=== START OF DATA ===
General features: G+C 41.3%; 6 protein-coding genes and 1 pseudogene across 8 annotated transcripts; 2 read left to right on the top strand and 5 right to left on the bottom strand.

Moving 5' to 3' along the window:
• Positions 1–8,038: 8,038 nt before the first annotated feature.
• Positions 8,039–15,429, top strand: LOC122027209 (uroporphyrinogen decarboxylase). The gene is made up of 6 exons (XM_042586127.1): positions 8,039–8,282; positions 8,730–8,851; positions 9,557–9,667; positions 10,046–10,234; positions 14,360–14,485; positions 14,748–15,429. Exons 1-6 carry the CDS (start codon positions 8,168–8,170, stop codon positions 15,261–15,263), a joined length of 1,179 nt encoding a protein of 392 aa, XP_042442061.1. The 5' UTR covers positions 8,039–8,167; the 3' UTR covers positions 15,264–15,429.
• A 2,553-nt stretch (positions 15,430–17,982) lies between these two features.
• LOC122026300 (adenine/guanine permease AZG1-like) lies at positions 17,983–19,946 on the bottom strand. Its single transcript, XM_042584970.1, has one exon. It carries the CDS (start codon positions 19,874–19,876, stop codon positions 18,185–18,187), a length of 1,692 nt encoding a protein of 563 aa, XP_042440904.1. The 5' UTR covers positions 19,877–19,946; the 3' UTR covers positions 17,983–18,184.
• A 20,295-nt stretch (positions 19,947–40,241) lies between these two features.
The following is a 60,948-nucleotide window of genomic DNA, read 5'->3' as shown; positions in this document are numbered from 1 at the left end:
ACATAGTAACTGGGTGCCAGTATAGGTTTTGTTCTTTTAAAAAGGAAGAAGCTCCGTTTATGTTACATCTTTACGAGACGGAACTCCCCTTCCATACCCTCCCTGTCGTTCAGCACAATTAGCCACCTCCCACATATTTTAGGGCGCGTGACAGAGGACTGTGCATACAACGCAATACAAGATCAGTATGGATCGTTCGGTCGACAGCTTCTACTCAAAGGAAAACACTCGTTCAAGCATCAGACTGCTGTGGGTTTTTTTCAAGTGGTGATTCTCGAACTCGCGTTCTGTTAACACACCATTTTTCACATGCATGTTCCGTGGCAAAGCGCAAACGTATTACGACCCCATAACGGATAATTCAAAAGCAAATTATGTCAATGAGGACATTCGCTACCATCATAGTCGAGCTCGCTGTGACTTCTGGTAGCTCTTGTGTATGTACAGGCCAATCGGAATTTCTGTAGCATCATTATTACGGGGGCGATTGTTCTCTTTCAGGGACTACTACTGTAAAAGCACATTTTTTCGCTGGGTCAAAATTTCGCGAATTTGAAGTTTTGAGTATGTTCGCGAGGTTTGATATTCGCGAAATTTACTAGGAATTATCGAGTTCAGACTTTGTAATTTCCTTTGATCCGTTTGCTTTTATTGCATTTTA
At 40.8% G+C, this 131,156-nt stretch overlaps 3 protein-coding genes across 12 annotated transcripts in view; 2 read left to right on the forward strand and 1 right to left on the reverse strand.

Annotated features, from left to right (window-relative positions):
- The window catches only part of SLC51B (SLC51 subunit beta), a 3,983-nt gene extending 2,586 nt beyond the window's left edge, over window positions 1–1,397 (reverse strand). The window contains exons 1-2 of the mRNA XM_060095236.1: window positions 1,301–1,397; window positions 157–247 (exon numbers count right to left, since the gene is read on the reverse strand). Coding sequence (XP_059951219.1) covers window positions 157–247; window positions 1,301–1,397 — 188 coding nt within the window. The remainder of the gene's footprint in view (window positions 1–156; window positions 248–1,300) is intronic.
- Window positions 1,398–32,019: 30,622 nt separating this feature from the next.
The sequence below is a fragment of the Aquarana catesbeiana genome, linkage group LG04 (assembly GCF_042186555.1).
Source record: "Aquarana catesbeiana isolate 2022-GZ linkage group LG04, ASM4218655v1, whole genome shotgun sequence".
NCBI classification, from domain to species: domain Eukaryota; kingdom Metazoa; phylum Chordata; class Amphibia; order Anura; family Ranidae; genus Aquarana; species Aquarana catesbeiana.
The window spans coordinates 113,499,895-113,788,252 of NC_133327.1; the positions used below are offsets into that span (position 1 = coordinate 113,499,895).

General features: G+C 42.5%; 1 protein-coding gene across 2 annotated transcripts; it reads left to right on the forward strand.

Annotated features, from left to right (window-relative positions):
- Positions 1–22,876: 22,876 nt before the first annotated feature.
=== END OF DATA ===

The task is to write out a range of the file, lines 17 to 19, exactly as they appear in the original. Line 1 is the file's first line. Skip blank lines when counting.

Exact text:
The window spans coordinates 113,499,895-113,788,252 of NC_133327.1; the positions used below are offsets into that span (position 1 = coordinate 113,499,895).

General features: G+C 42.5%; 1 protein-coding gene across 2 annotated transcripts; it reads left to right on the forward strand.

Annotated features, from left to right (window-relative positions):